Gautama Buddha in Hinduism

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Buddha as an avatar of Vishnu.

The Buddha is viewed as an avatar of the god Vishnu in Vaishnava Hinduism although the Buddha himself denied that he was a god or an incarnation of a god.[1] Buddha's teachings deny the authority of the Vedas[2] and consequently Buddhism is generally viewed as a nāstika (heterodox school)[3] from the perspective of orthodox Hinduism.

In the Puranas[edit]

The Buddha is described in important Hindu scriptures, including almost all the major Puranas. It is considered that 'not all of them refer to the same person: some of them refer to other persons, and some occurrences of "buddha" simply mean "a person possessing buddhi"; most of them, however, refer specifically to the founder of Buddhism.[4] They portray him with two roles: preaching false views in order to delude demons, and criticizing animal sacrifice.[5] A partial list of major Puranic references of the Buddha is as follows:

In the Puranic texts, he is mentioned as one of the ten Avatars of Vishnu, usually as the ninth one.

Another important scriptures that mentions him as an Avatar is Rishi Parashara's Brihat Parashara Hora Shastra (2:1-5/7).

He is often described as a yogi or yogācārya, and as a sannyāsi. His father is usually called Śuddhodhana, which is consistent with the Buddhist tradition, while in a few places the Buddha's father is named Añjana or Jina. He is described as beautiful (devasundara-rūpa), of yellow skin, and wearing brown-red or red robes.[8]

Only a few statements mention the worship of Buddha, e.g. the Varahapurana states that one desirous of beauty should worship him.[9]

In some of the Puranas, he is described as having taken birth to "mislead the demons":

mohanārthaṃ dānavānāṃ bālarūpī pathi-sthitaḥ । putraṃ taṃ kalpayām āsa mūḍha-buddhir jinaḥ svayam ॥ tataḥ saṃmohayām āsa jinādyān asurāṃśakān । bhagavān vāgbhir ugrābhir ahiṃsā-vācibhir hariḥ ॥

Brahmanda PuranaBhāgavatatātparya by Madhva, 1.3.28
Translation: To delude the demons, he [Lord Buddha] stood on the path in the form of a child. The foolish Jina (a demon), imagined him to be his son. Thus the lord Sri Hari [as avatara-buddha] expertly deluded Jina and other demons by his strong words of non-violence.

In the Bhagavata Purana Buddha is said to have taken birth to restore the devas to power:

tataḥ kalau sampravṛtte sammohāya sura-dviṣām

buddho nāmnāñjana-sutaḥ kīkaṭeṣu bhaviṣyati
—srimad-bhagavatam , 1.3.24
Translation: Then, in the beginning of Kali-yuga, for the purpose of confusing the enemies of the devas, [he] will become the son of Anjana, Buddha by name, in the Kīkaṭas.[2]

In many Puranas, the Buddha is described as an incarnation of Vishnu who incarnated in order to delude either demons or mankind away from the Vedic dharma. The Bhavishya Purana contains the following:

At this time, reminded of the Kali Age, the god Vishnu became born as Gautama, the Shakyamuni, and taught the Buddhist dharma for ten years. Then Shuddodana ruled for twenty years, and Shakyasimha for twenty. At the first stage of the Kali Age, the path of the Vedas was destroyed and all men became Buddhists. Those who sought refuge with Vishnu were deluded.[10]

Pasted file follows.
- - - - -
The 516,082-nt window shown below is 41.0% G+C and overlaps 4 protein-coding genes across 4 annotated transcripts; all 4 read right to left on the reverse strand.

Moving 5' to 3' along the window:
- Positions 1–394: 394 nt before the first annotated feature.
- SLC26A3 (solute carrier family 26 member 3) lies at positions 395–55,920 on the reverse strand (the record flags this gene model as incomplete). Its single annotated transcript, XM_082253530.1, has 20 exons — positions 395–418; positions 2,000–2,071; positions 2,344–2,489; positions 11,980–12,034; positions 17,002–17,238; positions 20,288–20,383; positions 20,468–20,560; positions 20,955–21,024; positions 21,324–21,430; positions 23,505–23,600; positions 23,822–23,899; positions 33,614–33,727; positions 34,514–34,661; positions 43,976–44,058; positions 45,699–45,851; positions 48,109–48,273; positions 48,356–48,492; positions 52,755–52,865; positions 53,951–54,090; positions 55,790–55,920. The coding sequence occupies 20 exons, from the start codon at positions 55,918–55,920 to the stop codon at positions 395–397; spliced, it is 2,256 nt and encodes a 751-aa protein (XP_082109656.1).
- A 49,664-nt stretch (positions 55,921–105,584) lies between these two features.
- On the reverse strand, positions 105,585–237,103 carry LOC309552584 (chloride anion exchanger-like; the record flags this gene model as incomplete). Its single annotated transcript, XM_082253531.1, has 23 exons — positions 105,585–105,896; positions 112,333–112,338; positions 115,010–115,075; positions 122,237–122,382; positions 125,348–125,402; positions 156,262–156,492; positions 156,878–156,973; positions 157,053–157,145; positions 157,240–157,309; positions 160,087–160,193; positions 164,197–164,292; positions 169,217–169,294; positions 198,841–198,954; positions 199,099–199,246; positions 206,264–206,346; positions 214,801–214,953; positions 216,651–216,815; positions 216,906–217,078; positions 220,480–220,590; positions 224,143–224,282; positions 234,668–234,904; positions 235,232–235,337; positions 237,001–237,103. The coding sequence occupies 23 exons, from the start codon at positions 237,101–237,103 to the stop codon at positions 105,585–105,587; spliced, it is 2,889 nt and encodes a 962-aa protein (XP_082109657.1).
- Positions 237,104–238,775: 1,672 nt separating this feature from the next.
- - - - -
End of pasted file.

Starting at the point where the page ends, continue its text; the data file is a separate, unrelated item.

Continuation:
In Hinduism[edit]

As an avatara of Vishnu[edit]

Buddha as an Avatara at Dwaraka Tirumala Temple Walls(A painted cement Relief)
Buddha as an Avatara at Tharasuram Airavatesvara Temple

In 8th-century royal circles, the Buddha started to be replaced by Hindu gods in pujas.[11] This also was the same period of time the Buddha was made into an avatar of Vishnu.[12]

In the Dasavatara stotra section of his Gita Govinda, the influential Vaishnava poet Jayadeva (13th century) includes the Buddha amongst the ten principal avatars of Vishnu and writes a prayer regarding him as follows:

O Keshava! O Lord of the universe! O Lord Hari, who have assumed the form of Buddha! All glories to You! O Buddha of compassionate heart, you decry the slaughtering of poor animals performed according to the rules of Vedic sacrifice.

[13]

This viewpoint of the Buddha as the avatar who primarily promoted non-violence (ahimsa) remains a popular belief amongst a number of modern Vaishnava organisations, including ISKCON.[14]

Additionally, there is the Vaishnava sect of Maharashtra, known as Varkari, who worship Lord Vithoba (also known as Vitthal, Panduranga). Though Vithoba is mostly considered to be a form of the little Krishna, there has been a deep belief for many centuries that Vithoba is a form of Buddha. Many poets of the Maharashtra (including Eknath, Namdev, Tukaram etc.) have explicitly mentioned him as Buddha., though many neo-Buddhists (Ambedkaries) and some western scholars often tend to reject this opinion.[who?][clarification needed]

As an inspirational figure[edit]

Other prominent modern proponents of Hinduism, such as Radhakrishnan and Vivekananda, consider the Buddha as a teacher of the same universal truth that underlies all religions of the world:

Vivekananda:- May he who is the Brahman of the Hindus, the Ahura Mazda of Zoroastrians, the Buddha of Buddhists, the Jehovah of the Jews, the Father in Heavens of Christians, give strength to you to carry out your noble ideas![15]

Radhakrishnan: If a Hindu chants the Vedas on the banks of the Ganges... if the Japanese worship the image of Buddha, if the European is convinced of Christ's mediatorship, if the Arab reads the Koran in the mosque... It is their deepest apprehension of God and God's fullest revelation to them.[16]

A number of revolutionary figures in modern Hinduism, including Gandhi, have been inspired by the life and teachings of the Buddha and many of his attempted reforms.[17]

Steven Collins sees such Hindu claims regarding Buddhism as part of an effort - itself a reaction to Christian proselytizing efforts in India - to show that "all religions are one", and that Hinduism is uniquely valuable because it alone recognizes this fact.[18]

Hinduism regards Buddha (bottom centre with multiple arms) as one of the 10 avatars of Vishnu

Interpretations[edit]

According to Wendy Doniger, the Buddha avatar which occurs in different versions in various Puranas may represent an attempt by orthodox Brahminism to slander the Buddhists by identifying them with the demons.[19] Helmuth von Glasenapp attributed these developments to a Hindu desire to absorb Buddhism in a peaceful manner, both to win Buddhists to Vaishnavism and also to account for the fact that such a significant heresy could exist in India.[20]